Thursday, August 23, 2012

There is No Friend as Loyal as a Book

The title is a quote by Ernest Hemingway, and it's perfectly true.

I know it will not be a shock to my friends to hear that I love books. And, since most of them are bibliophiles as well, I am in good company. But I suspect that books mean more to me than most.

I know, I know - them's fightin' words - so allow me to explain.

From the age of about 9 to 18, I lived in Luxembourg City. It was a beautiful place, but filled with people who - for the most part - did not speak English. The TV was in French, German or the local patois, and for the first few years I spoke none of those Occasionally, there would be a non-R-rated movie in it's original English-language, and those I would go to see over and over (which explains my somewhat skewed taste in movies, but that's for another blog post). My school was tiny, and I therefore had few friends my own age. I was resentful of being moved from my beloved England, and pretty much hated everyone and everything in Luxembourg.

I walked around a lot, bored. I played wargames that my brother brought home from the U.S. when he would visit - usually playing against myself, since there were very few people interested in playing Panzerblitz with a kid. And I read.

I read A LOT. Pretty much anything I was given.

The person doing most of the giving was my Dad. He worked on the nearby US Air Force bases in Germany, and had access to the bookstores and PX's that provided an endless source of reading material. He would buy 4 or 5 books in my favorite series at a time, and would dole them out to me at bedtime, along with a stick of gum. I still associate a paperback novel and Juicy Fruit gum with the feeling of being loved and cherished.

Since I typically burned through my homework quickly, and had little other entertainment or chores to do, I would consume these books at a truly ridiculous rate. Tarzan, John Carter, Pellucidar (yeah, I was a big ERB fan), Hardy Boys, Tom Swift...all were scarfed down in a day or 2 each. When those series were finished, I re-read them (two or 3 times each) and then graduated to other authors: Heinlein (my dad would buy his kid-friendly stuff, I would steal the more adult books from my brother's left-behind bookshelves), Asimov, Bradbury, Clarke...all of these wonderful books took me far away from an unfriendly land to strange and cool places with daring heroes, beautiful damsels in need of rescue, and lives far more interesting than mine.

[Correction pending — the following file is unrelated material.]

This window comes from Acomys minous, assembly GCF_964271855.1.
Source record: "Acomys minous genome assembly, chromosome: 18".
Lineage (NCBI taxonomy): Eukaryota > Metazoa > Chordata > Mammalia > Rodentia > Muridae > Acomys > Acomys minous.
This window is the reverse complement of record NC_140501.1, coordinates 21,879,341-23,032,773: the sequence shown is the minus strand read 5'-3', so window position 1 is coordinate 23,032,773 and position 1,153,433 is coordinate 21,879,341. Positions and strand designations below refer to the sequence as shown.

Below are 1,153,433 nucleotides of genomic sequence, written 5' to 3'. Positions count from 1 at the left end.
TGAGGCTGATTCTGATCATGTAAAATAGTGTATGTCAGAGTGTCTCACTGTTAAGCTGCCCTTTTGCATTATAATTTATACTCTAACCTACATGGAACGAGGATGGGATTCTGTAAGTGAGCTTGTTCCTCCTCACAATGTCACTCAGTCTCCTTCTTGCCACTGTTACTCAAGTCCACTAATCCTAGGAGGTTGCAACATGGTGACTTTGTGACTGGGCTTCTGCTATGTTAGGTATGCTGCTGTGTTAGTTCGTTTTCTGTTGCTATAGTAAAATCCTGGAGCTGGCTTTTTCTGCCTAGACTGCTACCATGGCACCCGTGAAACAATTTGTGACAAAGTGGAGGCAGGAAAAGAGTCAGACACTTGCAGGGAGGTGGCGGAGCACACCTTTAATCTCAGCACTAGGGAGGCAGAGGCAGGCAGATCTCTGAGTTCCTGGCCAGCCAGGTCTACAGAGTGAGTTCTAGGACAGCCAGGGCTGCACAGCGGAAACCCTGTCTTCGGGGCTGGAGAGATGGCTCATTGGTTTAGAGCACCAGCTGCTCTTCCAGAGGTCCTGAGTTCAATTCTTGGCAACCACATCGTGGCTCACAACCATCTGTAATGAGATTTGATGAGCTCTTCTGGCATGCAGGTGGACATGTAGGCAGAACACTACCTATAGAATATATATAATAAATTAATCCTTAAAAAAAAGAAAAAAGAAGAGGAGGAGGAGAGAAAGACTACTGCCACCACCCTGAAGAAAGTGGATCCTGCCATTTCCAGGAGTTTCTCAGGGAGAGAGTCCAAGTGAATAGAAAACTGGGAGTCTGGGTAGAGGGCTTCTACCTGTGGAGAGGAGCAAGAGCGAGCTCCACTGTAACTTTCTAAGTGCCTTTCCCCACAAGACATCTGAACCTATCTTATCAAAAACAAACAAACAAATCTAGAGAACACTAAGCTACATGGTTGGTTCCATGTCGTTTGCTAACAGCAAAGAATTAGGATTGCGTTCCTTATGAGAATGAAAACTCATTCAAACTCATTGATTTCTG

In addition to providing much-needed entertainment, books also became useful educational tools. For example, I learned to speak French by watching Star Trek on TV avec Capitain Kirk et Monsieur Spock and following along with the book containing the current episode. In this way, I knew what McCoy was saying when he uttered the immortal line: "Merde, Jim, je suis m├ędecin, pas un faiseur de miracles!"

In short, books kept me sane through my turbulent teenage years, comforted me, and kept me close to my parents during a time when most kids reject them. They provided me my moral compass, and role models to guide my behavior. Although I was alone, with books to read I was never lonely. They were my best friends, and they have always remained loyal. I love it when they come to pay a visit, and we talk about old times as if the intervening decades had never happened.

So, if you have a spare moment, I encourage you to read a book. Make a friend. It will be time well spent.

Happy reading!


  1. I grew up out in the country. The nearest children were over a mile away. I was the Fat Chick, and developed a very cutting sarcastic outward personality to protect myself.

    The happiest days when I was growing up were Saturdays. We would have bowling league first thing in the morning, and when Mom picked us up from that, we would go to the Village Library. The librarians there knew us well, and let me borrow as many books as I could carry from whatever section I wanted to explore. Other children were restricted to the kids' section, but I was reading Dumas, McCaffrey, Shakespeare, Mitchell, Zimmer Bradley, Asimov and whomever else my fancy fell upon by the time I was 8 years old.

    For me it isn't Juicy Fruit...for me it is the sound of water running along the creekbed as my favorite reading spot was in the orchard, under a tree, right next to the creek.

    I guess this is the long way of saying, "I get it".

    1. Yup, sounds very familiar, Lys! Very cool insight into your formative years - thanks :)